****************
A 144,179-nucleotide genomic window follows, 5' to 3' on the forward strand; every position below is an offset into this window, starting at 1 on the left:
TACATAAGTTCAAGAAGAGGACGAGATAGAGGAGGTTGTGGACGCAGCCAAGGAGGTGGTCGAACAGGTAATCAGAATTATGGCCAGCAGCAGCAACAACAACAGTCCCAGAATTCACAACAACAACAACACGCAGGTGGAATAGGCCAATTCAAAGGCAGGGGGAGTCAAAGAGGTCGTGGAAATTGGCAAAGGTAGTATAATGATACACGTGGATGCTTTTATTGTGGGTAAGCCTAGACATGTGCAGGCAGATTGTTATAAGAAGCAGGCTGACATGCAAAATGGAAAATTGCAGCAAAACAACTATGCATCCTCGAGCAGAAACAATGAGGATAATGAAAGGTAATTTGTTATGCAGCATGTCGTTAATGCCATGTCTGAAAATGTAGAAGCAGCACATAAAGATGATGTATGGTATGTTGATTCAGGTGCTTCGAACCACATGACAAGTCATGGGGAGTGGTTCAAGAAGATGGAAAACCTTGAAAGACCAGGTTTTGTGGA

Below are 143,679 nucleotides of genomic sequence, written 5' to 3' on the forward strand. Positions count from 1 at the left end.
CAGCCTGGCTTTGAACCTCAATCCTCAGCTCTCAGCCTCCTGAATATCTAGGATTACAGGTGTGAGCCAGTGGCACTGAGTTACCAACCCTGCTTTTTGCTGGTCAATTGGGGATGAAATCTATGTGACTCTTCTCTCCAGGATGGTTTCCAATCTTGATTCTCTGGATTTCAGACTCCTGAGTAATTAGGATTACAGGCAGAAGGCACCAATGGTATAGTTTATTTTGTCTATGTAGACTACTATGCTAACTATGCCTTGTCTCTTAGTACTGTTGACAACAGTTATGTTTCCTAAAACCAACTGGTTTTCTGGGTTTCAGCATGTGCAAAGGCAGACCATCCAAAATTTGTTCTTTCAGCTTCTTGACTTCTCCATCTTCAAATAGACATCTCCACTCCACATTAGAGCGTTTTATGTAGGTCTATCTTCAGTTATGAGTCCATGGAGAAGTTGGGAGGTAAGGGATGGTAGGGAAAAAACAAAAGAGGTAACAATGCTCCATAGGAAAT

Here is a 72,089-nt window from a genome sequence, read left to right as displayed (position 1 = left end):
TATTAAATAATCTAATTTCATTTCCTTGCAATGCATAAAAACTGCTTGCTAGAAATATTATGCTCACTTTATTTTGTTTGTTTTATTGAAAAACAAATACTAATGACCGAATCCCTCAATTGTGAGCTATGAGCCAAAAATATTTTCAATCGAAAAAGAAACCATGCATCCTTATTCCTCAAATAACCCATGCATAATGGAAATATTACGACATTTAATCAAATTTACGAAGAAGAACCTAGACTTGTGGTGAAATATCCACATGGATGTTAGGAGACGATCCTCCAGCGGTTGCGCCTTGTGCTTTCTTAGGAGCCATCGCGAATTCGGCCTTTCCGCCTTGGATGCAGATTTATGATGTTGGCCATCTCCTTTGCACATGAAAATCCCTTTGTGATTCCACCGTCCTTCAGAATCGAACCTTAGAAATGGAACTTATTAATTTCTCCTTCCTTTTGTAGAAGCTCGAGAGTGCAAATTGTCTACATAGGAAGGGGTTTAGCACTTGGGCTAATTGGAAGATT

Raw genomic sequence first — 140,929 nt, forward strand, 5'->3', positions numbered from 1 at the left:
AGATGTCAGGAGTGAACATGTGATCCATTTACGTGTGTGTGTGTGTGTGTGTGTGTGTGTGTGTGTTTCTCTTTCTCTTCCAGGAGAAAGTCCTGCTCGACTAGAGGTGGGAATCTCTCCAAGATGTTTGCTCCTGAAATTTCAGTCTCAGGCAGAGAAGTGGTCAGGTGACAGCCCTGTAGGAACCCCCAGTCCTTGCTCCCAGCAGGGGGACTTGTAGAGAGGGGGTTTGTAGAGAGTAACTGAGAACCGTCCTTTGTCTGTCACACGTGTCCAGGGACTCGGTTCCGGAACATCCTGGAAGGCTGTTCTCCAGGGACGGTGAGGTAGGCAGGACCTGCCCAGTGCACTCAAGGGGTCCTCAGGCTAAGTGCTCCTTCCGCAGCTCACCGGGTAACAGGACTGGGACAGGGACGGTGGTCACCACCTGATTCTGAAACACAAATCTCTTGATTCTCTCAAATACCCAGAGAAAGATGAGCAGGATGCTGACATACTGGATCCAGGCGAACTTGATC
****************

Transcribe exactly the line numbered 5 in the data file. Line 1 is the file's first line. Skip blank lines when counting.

Here is a 72,089-nt window from a genome sequence, read left to right as displayed (position 1 = left end):